Last week I spent some time up in the mountains of Breckenridge, Colorado. It was a much needed break, mainly from the monotony of everyday life.
While I was there, I was reminded of something that eludes me more than I’d like it to — consumption of the soul. I explained this struggle to my friends in the context of skiing, but I learned in the context of surfing.
There’s a term called “soul surfer”, which is well-defined by Wikipedia:
Soul surfer is a term coined in the 1960s, used to describe a surfer who surfs for the sheer pleasure of surfing. Although they may still enter in competitions, winning is not the soul surfer’s main motive, since they scorn the commercialization of surfing.
The overall concept is that noise and distractions of life are removed, and the simple and innocent enjoyment is the primary purpose of participation. I spent most of my time on the mountain focusing on my sheer love for skiing.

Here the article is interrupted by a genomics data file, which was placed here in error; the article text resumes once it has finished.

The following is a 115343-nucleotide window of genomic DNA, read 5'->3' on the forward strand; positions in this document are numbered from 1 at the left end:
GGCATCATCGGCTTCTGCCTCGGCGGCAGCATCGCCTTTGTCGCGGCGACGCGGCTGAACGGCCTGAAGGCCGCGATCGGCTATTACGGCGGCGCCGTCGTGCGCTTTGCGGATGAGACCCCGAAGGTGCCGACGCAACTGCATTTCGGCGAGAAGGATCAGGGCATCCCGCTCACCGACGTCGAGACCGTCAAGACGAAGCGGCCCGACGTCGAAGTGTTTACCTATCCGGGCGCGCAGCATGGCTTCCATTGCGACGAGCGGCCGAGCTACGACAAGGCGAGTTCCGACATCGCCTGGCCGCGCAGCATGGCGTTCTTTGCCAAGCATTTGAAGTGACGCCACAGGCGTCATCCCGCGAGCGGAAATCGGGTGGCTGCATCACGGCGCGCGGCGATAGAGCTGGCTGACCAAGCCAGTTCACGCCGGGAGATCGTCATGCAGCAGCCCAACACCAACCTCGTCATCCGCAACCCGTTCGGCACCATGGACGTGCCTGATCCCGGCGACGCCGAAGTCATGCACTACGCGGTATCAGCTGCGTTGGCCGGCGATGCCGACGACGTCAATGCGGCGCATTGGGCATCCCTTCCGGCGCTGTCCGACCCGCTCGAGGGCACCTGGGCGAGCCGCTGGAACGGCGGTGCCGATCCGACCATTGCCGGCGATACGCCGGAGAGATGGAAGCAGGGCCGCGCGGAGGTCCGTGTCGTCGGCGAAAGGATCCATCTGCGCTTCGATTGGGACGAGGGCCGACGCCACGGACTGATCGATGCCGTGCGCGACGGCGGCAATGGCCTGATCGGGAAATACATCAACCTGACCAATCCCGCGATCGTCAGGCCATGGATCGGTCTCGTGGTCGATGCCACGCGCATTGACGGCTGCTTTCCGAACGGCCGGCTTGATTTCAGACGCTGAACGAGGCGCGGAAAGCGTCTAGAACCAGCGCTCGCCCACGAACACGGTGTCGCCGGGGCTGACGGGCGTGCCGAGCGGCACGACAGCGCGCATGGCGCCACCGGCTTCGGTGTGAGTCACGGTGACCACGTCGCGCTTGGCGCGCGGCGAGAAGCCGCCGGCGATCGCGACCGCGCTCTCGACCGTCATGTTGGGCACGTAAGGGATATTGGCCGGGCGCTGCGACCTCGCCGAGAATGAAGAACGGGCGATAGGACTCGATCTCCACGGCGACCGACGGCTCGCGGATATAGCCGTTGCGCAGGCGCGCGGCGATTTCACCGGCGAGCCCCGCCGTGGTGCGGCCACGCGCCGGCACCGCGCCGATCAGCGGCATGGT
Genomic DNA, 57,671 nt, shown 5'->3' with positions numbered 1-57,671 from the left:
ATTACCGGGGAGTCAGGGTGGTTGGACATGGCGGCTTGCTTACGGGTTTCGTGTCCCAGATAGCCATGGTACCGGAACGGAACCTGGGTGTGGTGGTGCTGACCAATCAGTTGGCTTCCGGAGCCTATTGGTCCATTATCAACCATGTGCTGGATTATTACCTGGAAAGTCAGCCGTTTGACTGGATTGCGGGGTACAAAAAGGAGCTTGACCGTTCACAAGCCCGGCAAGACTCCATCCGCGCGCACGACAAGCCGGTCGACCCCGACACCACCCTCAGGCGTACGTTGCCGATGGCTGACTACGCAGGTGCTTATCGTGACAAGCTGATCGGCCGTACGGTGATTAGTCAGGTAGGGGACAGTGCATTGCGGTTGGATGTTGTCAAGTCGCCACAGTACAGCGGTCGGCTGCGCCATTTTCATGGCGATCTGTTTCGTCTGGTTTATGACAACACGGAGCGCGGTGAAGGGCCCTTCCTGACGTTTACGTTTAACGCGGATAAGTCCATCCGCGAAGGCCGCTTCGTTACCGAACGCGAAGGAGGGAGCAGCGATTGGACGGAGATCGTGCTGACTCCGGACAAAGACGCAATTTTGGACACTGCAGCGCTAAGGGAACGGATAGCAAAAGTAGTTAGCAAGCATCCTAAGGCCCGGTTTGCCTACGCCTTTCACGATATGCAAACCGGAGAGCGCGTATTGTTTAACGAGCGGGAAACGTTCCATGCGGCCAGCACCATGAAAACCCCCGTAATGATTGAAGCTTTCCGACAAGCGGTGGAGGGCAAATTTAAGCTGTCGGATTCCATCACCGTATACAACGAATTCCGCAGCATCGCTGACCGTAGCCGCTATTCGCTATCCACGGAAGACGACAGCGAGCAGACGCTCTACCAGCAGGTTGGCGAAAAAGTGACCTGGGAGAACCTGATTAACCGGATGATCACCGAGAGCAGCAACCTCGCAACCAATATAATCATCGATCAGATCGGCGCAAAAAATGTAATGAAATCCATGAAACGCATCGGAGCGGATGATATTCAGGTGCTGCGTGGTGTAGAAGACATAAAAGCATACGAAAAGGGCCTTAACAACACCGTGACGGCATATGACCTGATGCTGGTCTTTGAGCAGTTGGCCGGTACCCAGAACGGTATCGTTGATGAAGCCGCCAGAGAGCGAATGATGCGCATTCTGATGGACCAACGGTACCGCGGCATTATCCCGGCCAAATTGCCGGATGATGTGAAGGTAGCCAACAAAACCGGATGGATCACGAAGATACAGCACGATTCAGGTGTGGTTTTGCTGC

Designing for the Soul
In parallel fashion, I feel the same way towards design. While I’m definitely susceptible from straying from time to time, I try my best to remain in the mindset that I want to be a soul designer.
I want to design for the sheer pleasure of designing.
Like many aspects of life, we have a tendency to allow the noise and distraction into our work, and we end up with canvases that are cluttered. We shouldn’t feel the pressure to include, rather we should be looking for things to exclude.
This is more a reminder to myself than anything. I feel it’s important, at times, to journal out my thoughts in the hopes that they resonate with you.
So I’m issuing a challenge to you this morning to look inward, and see if your design work reflects an overabundance of elements that aren’t necessary.
Design with purpose, not just to design.